Summer vacation has begun as of today! Our last day of school was yesterday. While bittersweet with eight people leaving us, it was a joyous day. So much love to be shared by students, staff, and parents.
Last weekend I was at my brother’s graduation from the Southern California Health Institute. Forty years ago this month I graduated from Lewis and Clark College. This weekend is our fortieth reunion. Good to catch up with people.
Kindergartners who brought me cards for reading to them all year. Singing “Metamorphosis” with the minders…it’s a song about change.
I was accepted into the Darcy Pattison Revision Retreat along with 19 other people. In January 2015 (six months away).
Getting my first summer poem in the mail for the Summer Poetry Swap from Diane Mayr. Thanks, Diane.
Time to celebrate the week. More celebrations at Ruth Ayres Writes.
Monday! Our second day with Susan Blackaby, author. She spent the day teaching students how to write a five-line poem.
This was a group poem from Kindergarten. And she will be back next Thursday for a final writing day.
A sign of spring. I spied these on my way into school this week.
The dad who volunteered to help the school play with the sound system. The biggest problem with the school play is the sound system. No one can ever hear us very well as we have limited mics for all the speakers.
Working with kinders to write their own five-line poem. I modeled the poem and then they wrote their own. It’s so exciting to see the ranges of writers; those who struggle with letters to those who get it!
Our first five-day week since the beginning of January. Plus my asthma has subsided and I finally worked out this morning.
And I started the SOLSC 2014 challenge to write every day in March at Deowriter.
Are you interested in the craft of writing haiku? Diane Mayr offers up some thoughts about the practice. She has four blogs. She’s been on the CYBILS’ Poetry Panel in past years. We are talking today about haiku and her practice.
Jone: I’ve been reading Random Noodling and am wondering what made you decide to have a blog that featured haiku and haiku?
Diane: By April 2009, I had been posting for about 2 1/2 years on my library blog, Kurious Kitty’s Kurio Kabinet , a year and a half on my quote blog, KK’s Kwotes , and a little less than that with The Write Sisters on our joint blog project . As you may have figured out, I’m quite opinionated, and didn’t feel I had complete freedom to write about what I wanted to write about (I can’t imagine library users wanting to read my rants on poetic forms). I was into haiku in 2009 and only just beginning to think of myself as a poet; I wanted to share my work. In the beginning I was not completely focused on haiku–I would comment or share other things (for example: http://randomnoodling.blogspot.com/2009/12/another-time-sucking-suggestion.html)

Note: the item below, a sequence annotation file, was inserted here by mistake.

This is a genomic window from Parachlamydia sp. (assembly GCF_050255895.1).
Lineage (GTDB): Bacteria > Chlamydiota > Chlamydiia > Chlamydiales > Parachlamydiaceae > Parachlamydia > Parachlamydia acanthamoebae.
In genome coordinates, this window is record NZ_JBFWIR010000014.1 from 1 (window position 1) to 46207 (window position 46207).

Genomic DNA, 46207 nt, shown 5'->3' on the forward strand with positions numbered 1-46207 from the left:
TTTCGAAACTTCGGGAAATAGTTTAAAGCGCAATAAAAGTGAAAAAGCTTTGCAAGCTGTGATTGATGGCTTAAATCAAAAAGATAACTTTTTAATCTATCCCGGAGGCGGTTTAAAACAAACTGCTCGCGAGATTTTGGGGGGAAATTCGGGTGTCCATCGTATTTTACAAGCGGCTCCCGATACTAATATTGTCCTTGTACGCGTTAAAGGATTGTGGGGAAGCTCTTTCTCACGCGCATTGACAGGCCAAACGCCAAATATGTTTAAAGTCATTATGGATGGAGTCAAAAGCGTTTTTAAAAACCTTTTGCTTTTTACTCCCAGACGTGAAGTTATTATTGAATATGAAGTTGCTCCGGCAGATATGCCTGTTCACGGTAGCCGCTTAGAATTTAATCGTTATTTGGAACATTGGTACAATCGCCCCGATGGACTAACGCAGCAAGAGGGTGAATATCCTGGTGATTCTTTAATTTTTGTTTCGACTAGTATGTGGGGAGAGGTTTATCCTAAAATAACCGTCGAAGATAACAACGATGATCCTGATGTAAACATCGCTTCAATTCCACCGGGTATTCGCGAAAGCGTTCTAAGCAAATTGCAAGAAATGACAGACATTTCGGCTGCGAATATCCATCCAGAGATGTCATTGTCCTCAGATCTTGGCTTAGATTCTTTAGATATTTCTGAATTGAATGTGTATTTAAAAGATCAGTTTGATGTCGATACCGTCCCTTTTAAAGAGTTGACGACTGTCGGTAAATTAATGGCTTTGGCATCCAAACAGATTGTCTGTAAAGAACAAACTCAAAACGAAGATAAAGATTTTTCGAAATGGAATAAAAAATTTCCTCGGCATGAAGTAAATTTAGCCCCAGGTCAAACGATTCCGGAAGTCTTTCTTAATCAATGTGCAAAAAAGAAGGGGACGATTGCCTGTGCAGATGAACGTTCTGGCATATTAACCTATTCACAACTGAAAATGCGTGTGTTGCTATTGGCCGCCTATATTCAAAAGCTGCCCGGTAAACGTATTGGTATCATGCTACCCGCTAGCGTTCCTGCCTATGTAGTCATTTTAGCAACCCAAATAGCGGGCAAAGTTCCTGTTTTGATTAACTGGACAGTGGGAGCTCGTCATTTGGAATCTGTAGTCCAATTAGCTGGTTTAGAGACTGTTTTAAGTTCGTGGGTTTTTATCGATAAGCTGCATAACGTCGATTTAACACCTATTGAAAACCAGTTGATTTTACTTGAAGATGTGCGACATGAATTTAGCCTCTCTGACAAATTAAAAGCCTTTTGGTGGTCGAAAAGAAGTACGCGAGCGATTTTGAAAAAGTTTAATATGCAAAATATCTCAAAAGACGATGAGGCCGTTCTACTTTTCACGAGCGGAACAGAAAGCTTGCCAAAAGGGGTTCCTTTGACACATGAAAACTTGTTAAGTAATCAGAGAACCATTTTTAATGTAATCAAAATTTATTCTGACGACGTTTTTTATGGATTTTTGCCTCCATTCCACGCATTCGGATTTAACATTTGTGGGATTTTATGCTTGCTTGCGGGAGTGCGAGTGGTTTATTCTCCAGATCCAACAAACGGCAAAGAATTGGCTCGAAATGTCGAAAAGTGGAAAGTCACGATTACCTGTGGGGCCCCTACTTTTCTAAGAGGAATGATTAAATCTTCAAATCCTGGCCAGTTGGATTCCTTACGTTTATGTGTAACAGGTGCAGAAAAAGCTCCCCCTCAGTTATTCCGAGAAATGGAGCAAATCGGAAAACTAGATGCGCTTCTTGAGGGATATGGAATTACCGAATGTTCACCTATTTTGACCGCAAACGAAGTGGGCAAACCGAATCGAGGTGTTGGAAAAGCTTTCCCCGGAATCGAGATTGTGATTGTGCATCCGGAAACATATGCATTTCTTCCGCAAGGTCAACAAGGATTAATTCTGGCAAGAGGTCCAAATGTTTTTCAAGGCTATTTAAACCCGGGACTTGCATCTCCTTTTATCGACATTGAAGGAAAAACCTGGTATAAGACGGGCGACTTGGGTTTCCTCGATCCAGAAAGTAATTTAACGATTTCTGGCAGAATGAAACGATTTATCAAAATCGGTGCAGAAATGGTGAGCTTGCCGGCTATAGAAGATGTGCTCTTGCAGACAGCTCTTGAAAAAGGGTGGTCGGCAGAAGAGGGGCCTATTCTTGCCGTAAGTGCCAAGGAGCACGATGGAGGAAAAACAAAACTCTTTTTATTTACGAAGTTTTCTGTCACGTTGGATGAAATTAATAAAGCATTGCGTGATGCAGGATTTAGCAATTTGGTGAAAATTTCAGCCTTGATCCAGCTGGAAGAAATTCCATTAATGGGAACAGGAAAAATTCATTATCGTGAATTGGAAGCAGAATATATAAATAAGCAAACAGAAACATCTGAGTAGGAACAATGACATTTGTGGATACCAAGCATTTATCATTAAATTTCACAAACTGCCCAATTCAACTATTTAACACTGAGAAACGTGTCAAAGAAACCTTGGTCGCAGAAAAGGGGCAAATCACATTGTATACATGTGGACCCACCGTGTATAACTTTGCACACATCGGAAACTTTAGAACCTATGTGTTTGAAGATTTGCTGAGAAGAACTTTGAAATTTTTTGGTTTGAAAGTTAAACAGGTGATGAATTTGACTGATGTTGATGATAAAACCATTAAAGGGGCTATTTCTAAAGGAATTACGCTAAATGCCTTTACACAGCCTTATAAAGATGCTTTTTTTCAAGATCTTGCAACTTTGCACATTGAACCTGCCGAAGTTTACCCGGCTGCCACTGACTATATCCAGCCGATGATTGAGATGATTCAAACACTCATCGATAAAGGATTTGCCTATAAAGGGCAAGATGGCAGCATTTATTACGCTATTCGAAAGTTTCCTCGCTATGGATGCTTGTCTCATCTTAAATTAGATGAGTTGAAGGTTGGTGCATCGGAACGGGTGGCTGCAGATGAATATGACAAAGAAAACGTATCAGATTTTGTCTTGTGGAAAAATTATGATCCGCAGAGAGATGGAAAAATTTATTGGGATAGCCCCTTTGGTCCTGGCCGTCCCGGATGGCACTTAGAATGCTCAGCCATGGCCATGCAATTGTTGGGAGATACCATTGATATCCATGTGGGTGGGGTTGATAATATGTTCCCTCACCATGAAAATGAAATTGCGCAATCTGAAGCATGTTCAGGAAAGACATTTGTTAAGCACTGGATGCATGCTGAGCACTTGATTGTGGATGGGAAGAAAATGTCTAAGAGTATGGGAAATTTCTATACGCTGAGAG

I tried to “enlighten” people who think haiku is only 5-7-5–it didn’t always go down well (see “Poetry Friday–What Is Haiku? And Who Decides on the Definition?” ). I’ve backed off a little over the years, however, I will never back off the idea that haiku SHOULD NOT be a “let’s learn about syllables” lesson. Teachers, please explore syllables using some other poetic form. (Like a cinquain or an Etheree, or better yet, make one up.)
Eventually I got into the three posts a week routine. Sunday = Happy Haiga Day! Tuesday = Haiku Sticky Friday = Poetry Friday. It works well for me, although, some of the haiku I post on Tuesdays probably shouldn’t have been posted! Not everything done in a hurry should be published!
For those who don’t know, haiga is, for lack of a better term, illustrated haiku. I really enjoy illustrating my poems. I had been a picture book writer, and I believe that the words and pictures must work together. Either could be read/viewed separately, but together, they form a complete work. Haiga allows me to be both writer and artist (I use that term loosely).
I started with haiga in January 2010, after I had gotten a little digital camera, and, I discovered the free photo editing program, Picnik (since bought out by Google and eliminated). I now use Picmonkey.com. It is free, but I pay for added features. After 4 years, I think I’m getting pretty good at manipulating photos and what-have-you, and, I’m still discovering things I hadn’t known were available.
I purchased Photoshop Elements a while back, because I wanted to do more. Elements didn’t cost the big bucks like Photoshop does, and didn’t require a class to learn how to use it! Or so I thought. I haven’t devoted the time to learn Elements, but it’s on my “to-do” list.
I still remain a haiku poet, but, currently I’m venturing into free-verse poetry, almost all of it very short. I have a special love for ekphrasis (art, in this case poems, about art). Actually, back at a conference in 2001, I heard someone speak on ekphrastic haiku, and I was intrigued by it, so, I guess it’s no surprise that I’m writing ekphrastic poetry now.
I don’t know that any of this has answered your question. In one sentence: I started the blog because I wanted a place to share. And, it’s way easier than the torture of the submission process!
Jone: I read your post regarding the haiku definition. Everyone certainly has different view on the matter.
I’ve been writing haiku most of my life. I was taught the 5-7-5 and it’s only in the last couple of years that I have been until training myself.
What’s your haiku history?